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'Great American Eclipse' coming in two years

By Amy R. Connolly
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'Great American Eclipse' coming in two years
As Europe enjoyed a partial solar eclipse on the morning of March 20, 2015, ESA’s sun-watching Proba-2 satellite had a ringside seat from orbit. Proba-2 used its SWAP imager to capture the moon passing in front of the sun in a near-totality. SWAP views the solar disc at extreme ultraviolet wavelengths to capture the turbulent surface of the Sun and its swirling corona.

WASHINGTON, Aug. 22 (UPI) -- Mark your calendars for Aug. 21, 2017. That's when all of North America will get a once-in-a-lifetime glimpse at a total solar eclipse.

The Great American Eclipse, as its been dubbed, will be visible to millions across the United States for the first time in nearly four decades. It will mark the first time this century a total solar eclipse will cross through the contiguous United States. It's also the first time the shadow track, called the path of totality, will sweep across the U.S. and no other country. About 200 million people will be able to reach the path of the eclipse, which will sweep the nation from South Carolina to Oregon, within a one-day drive.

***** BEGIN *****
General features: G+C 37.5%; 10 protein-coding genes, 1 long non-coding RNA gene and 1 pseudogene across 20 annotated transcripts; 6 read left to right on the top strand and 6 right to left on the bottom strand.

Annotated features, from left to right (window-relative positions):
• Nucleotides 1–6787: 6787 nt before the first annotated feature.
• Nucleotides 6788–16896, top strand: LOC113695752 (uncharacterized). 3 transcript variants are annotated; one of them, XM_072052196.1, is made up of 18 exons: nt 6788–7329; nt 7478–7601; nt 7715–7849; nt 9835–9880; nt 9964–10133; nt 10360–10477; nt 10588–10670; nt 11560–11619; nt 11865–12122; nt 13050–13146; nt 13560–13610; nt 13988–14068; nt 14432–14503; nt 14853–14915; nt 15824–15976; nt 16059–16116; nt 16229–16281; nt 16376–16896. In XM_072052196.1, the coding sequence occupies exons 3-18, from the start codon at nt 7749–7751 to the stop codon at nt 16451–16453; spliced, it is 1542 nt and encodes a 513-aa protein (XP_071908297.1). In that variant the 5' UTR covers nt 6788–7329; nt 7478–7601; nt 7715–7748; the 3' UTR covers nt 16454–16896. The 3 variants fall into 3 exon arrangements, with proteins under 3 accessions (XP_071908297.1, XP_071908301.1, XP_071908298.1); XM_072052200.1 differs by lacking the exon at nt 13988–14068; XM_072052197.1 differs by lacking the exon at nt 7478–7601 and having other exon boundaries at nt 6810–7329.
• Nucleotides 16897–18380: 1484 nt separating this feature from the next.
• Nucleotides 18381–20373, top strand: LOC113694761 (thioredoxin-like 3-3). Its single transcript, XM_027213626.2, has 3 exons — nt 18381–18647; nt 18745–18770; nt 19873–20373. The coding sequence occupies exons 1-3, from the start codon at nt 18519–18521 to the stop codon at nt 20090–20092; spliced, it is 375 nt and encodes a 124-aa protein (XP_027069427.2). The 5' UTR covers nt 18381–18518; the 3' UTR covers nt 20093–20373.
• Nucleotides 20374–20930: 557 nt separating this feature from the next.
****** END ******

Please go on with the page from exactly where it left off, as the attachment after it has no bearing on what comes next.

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Officials in Hopkinsville, Ky., are calling it the largest event to hit the town of 32,000. The town will experience the longest period of totality of any city at 2 minutes and 40 seconds. City leaders are anticipating up to 50,000 visitors will bring some $23.6 million into the area. They recently unveiled the city's logo for the event and are planning for days-long festivities.

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"It is a unique opportunity and it's our great excuse to roll out the red carpet and be the best version of Hopkinsville we can possibly be," said Mayor Carter Hendricks. "Science has given us the best viewing location just north of Hopkinsville. It is up to us to promote properly so people want to come and be here."

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